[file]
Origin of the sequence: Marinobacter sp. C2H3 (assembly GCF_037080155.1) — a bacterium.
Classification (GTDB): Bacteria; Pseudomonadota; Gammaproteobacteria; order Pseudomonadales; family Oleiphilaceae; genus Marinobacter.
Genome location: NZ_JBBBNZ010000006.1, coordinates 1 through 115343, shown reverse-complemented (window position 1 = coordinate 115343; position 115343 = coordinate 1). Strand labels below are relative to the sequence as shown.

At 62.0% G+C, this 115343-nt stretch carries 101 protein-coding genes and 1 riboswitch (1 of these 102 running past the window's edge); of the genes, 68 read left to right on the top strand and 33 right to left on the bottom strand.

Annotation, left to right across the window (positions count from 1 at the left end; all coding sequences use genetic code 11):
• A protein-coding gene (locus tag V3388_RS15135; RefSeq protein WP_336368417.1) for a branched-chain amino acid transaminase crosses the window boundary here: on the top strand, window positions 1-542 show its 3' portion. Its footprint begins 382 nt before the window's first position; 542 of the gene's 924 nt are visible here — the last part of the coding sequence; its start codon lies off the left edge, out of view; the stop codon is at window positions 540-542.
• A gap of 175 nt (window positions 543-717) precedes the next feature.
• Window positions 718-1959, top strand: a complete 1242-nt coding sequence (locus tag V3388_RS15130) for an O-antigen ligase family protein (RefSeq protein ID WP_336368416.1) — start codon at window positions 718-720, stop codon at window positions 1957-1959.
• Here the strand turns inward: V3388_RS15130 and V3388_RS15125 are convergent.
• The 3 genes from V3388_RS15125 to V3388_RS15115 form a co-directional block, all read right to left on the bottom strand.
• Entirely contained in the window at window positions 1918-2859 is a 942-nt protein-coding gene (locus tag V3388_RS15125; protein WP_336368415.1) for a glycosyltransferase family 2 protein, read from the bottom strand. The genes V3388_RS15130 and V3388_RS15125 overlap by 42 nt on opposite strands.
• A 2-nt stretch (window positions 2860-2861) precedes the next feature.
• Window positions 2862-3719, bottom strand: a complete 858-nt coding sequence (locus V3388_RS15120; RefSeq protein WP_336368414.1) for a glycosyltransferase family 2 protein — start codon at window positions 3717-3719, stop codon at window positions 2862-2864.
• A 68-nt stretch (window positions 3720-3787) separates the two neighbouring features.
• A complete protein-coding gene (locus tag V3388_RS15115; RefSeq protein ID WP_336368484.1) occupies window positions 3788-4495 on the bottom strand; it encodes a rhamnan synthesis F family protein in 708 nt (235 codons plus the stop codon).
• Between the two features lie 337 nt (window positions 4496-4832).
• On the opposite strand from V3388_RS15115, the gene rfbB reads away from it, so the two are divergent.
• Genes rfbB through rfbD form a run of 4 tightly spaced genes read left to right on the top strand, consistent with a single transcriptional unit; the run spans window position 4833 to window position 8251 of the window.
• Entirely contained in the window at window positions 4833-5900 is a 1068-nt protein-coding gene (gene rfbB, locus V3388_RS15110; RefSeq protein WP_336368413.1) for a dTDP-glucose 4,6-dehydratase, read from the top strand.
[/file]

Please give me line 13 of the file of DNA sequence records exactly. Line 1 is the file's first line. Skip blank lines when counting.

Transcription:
• Window positions 2862-3719, bottom strand: a complete 858-nt coding sequence (locus V3388_RS15120; RefSeq protein WP_336368414.1) for a glycosyltransferase family 2 protein — start codon at window positions 3717-3719, stop codon at window positions 2862-2864.